The Middle East is considered to be the cradle of coffee consumption. Naim Maadad, chief executive and founder of Gates Hospitality, takes us on a coffee-infused journey to discover the latest trends in this favorite beverage that are defining the region.
According to studies, the UAE — Dubai in particular — has long been the coffee hub of the Middle East. It’s no secret that the coffee culture is booming, and all major branded coffee markets are expected to flourish in the coming years, with huge growth opportunities. From modern cafes to traditional oriental shacks, coffee is taking the market by storm.
The Middle East and coffee
Strong coffee is very much part of our way of life in the Middle East. It is considered customary when welcoming guests, and all generations enjoy drinking a traditional cup or two.
I have to say that there is something about the Middle East that makes it particularly appealing, not least its coffee-rich lifestyle, which predates coffee culture in Europe.
Historically, coffee was known as “gahwa,” an Arabic expression. Although coffee drinking etiquette in the Middle East is complex and deep-rooted, the social nature of coffee is simple in most parts of the
world. Due to its unique customs, the Middle East has long stood out from the rest of the specialty coffee market. The increase in the variety of coffee machines is also driven by cultural change, local effects abroad and marketing of specialty coffees.
Types of coffee
Specialty coffee shops have grown in popularity in the Middle East. Among the world’s most innovative coffee hot spots, the region offers large chains the opportunity to boom in multiple markets. As imports increase and the country’s new technology gains traction, its market share is increasing. Middle Eastern cafés are witnessing a rise in several specialty coffees, including soya bean latte, white latte, ash latte, caramel coffee, juicer and blood-free drops.
The Middle East boasts a long and thriving coffee scene, with cafés serving everything from micro-roasted Arabica to the traditional “Arabic gahwa,” which comprises roasted coffee beans (light or dark) roasted and flavored with cardamom, saffron and other spices. Today, consumers in the Middle East are paying greater attention to coffee reviews, as well as everything from barista training to coffee varieties and equipment.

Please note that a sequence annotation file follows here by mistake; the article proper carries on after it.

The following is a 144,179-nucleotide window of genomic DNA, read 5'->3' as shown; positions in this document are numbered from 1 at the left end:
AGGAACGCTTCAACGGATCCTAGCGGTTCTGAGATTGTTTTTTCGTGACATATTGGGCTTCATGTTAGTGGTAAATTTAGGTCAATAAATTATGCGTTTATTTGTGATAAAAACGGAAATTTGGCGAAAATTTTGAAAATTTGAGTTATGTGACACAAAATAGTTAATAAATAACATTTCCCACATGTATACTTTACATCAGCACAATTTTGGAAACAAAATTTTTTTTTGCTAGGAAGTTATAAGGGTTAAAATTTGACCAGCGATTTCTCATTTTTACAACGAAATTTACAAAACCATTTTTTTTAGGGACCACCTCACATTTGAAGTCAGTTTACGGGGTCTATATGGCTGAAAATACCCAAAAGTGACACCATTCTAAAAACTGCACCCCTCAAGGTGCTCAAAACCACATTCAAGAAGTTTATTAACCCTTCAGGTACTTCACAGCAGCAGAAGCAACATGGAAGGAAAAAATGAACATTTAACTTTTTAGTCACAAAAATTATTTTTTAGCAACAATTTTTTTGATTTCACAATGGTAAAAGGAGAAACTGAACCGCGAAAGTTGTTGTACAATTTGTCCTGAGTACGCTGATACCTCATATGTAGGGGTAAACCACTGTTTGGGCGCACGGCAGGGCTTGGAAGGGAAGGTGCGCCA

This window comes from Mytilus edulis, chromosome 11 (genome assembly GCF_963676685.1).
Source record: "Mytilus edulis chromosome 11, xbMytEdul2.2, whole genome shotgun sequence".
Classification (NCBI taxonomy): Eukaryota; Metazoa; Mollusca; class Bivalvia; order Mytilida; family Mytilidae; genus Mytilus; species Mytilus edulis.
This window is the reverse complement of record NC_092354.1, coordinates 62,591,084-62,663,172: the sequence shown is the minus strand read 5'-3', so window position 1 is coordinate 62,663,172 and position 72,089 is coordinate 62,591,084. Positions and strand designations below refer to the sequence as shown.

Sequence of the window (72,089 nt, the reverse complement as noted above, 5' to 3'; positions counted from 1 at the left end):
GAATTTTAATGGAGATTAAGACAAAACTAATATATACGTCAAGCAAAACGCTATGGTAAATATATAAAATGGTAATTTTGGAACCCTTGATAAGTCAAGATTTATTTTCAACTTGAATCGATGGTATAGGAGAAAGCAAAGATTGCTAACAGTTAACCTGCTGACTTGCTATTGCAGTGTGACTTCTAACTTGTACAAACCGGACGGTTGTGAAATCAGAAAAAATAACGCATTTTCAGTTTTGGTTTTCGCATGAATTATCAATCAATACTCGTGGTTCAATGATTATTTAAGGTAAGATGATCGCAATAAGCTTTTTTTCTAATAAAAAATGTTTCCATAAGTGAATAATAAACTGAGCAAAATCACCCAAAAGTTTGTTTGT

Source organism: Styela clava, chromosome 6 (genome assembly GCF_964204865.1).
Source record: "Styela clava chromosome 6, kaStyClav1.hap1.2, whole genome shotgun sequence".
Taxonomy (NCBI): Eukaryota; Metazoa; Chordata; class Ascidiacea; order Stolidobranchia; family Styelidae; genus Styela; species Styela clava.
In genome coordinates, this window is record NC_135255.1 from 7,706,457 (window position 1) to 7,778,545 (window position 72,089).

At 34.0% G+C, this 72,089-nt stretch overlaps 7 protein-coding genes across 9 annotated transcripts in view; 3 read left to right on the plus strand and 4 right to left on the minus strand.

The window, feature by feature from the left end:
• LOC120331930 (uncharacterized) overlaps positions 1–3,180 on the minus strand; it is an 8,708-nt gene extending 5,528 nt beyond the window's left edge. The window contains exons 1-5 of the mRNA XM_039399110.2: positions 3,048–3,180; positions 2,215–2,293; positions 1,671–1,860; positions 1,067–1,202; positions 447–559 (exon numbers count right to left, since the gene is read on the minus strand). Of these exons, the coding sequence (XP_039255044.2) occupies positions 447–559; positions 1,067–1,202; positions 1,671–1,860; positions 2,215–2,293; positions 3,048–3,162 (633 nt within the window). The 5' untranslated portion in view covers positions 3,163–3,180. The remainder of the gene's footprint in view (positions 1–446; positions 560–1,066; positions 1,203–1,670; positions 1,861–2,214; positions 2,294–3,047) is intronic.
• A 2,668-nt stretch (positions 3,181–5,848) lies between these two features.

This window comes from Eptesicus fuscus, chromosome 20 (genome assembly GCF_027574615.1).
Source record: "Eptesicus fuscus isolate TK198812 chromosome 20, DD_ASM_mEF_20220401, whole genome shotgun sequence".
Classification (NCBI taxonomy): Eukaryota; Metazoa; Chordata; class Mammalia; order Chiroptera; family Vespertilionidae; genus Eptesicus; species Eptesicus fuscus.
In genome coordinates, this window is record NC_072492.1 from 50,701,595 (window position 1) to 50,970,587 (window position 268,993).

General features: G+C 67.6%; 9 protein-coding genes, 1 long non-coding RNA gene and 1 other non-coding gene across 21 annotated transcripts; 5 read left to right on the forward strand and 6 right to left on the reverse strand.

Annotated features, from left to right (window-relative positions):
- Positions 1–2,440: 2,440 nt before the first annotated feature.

One of the most important developments in coffee is nitro. Made by steeping coffee grounds in cool water for around 12 hours, nitrogen is then added to create a bloodless nitro coffee, with a creamy texture and filling.
Other trends include floral cafés, perfect for fans of Instagram, and the coffee siphon technique, which involves extracting coffee from fine glass chambers using an elegant vacuum process.
The Chemex manual glass pourer is the perfect addition to specialty coffee shops. Using a paper filter, everything is homemade, which reduces coffee oil and yields a delicious drink.
Another trend is the unique Spanish latte. Sweeter than a regular latte, the Spanish version is made from a combination of condensed and steamed milk.
Cafés are experiencing a resurgence in popularity due to the fact that highly savvy shoppers and tourists are falling in love with artisan cafes, aperitif spaces and coffee products. Every year, the hybrid coffee culture continues to grow, and coffee shops and roasters have become popular places for business meetings and relaxation. The Middle East has a fusion coffee lifestyle: the traditional Arabic way of life and Western sensibilities. The younger generation truly loves specialty coffee in every respect: the product, the experience and so forth. In a much younger and more curious specialty coffee market, customers approach coffee menus with an open mind.
and founder of Gates Hospitality